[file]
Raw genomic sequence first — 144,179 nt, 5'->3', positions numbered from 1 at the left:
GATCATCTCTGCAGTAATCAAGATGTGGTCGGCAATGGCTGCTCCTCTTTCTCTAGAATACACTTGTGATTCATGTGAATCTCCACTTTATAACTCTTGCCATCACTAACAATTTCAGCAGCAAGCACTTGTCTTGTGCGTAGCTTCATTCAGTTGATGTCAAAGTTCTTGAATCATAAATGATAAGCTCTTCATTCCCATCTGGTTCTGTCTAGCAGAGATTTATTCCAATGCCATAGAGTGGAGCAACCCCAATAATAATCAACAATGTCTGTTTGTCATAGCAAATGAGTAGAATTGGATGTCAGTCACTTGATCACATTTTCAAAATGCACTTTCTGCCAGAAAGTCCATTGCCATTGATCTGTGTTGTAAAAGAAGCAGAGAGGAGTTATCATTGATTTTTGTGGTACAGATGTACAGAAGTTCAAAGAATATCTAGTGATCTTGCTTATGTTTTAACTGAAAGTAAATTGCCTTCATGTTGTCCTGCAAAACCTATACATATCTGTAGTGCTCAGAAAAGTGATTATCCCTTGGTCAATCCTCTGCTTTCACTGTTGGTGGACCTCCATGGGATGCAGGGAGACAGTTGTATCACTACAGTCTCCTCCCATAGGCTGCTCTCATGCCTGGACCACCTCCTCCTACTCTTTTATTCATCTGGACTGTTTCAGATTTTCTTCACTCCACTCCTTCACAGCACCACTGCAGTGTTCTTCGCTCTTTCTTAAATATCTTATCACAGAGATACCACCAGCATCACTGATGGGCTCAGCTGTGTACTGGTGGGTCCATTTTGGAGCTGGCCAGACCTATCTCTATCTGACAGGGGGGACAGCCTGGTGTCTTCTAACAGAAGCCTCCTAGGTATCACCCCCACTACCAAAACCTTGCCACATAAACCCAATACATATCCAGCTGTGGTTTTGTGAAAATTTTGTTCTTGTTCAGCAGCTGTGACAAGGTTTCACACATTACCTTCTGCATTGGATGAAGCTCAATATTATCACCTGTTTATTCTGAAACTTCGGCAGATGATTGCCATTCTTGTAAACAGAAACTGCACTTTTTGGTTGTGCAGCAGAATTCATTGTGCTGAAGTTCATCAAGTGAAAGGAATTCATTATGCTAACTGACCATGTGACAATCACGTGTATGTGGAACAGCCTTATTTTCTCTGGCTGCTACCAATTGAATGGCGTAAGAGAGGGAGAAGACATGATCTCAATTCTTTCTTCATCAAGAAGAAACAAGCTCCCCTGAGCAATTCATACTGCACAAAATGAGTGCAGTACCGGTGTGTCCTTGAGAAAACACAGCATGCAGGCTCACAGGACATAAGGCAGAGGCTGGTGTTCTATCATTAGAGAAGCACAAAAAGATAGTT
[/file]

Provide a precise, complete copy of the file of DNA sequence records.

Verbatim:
Raw genomic sequence first — 144,179 nt, 5'->3', positions numbered from 1 at the left:
GATCATCTCTGCAGTAATCAAGATGTGGTCGGCAATGGCTGCTCCTCTTTCTCTAGAATACACTTGTGATTCATGTGAATCTCCACTTTATAACTCTTGCCATCACTAACAATTTCAGCAGCAAGCACTTGTCTTGTGCGTAGCTTCATTCAGTTGATGTCAAAGTTCTTGAATCATAAATGATAAGCTCTTCATTCCCATCTGGTTCTGTCTAGCAGAGATTTATTCCAATGCCATAGAGTGGAGCAACCCCAATAATAATCAACAATGTCTGTTTGTCATAGCAAATGAGTAGAATTGGATGTCAGTCACTTGATCACATTTTCAAAATGCACTTTCTGCCAGAAAGTCCATTGCCATTGATCTGTGTTGTAAAAGAAGCAGAGAGGAGTTATCATTGATTTTTGTGGTACAGATGTACAGAAGTTCAAAGAATATCTAGTGATCTTGCTTATGTTTTAACTGAAAGTAAATTGCCTTCATGTTGTCCTGCAAAACCTATACATATCTGTAGTGCTCAGAAAAGTGATTATCCCTTGGTCAATCCTCTGCTTTCACTGTTGGTGGACCTCCATGGGATGCAGGGAGACAGTTGTATCACTACAGTCTCCTCCCATAGGCTGCTCTCATGCCTGGACCACCTCCTCCTACTCTTTTATTCATCTGGACTGTTTCAGATTTTCTTCACTCCACTCCTTCACAGCACCACTGCAGTGTTCTTCGCTCTTTCTTAAATATCTTATCACAGAGATACCACCAGCATCACTGATGGGCTCAGCTGTGTACTGGTGGGTCCATTTTGGAGCTGGCCAGACCTATCTCTATCTGACAGGGGGGACAGCCTGGTGTCTTCTAACAGAAGCCTCCTAGGTATCACCCCCACTACCAAAACCTTGCCACATAAACCCAATACATATCCAGCTGTGGTTTTGTGAAAATTTTGTTCTTGTTCAGCAGCTGTGACAAGGTTTCACACATTACCTTCTGCATTGGATGAAGCTCAATATTATCACCTGTTTATTCTGAAACTTCGGCAGATGATTGCCATTCTTGTAAACAGAAACTGCACTTTTTGGTTGTGCAGCAGAATTCATTGTGCTGAAGTTCATCAAGTGAAAGGAATTCATTATGCTAACTGACCATGTGACAATCACGTGTATGTGGAACAGCCTTATTTTCTCTGGCTGCTACCAATTGAATGGCGTAAGAGAGGGAGAAGACATGATCTCAATTCTTTCTTCATCAAGAAGAAACAAGCTCCCCTGAGCAATTCATACTGCACAAAATGAGTGCAGTACCGGTGTGTCCTTGAGAAAACACAGCATGCAGGCTCACAGGACATAAGGCAGAGGCTGGTGTTCTATCATTAGAGAAGCACAAAAAGATAGTT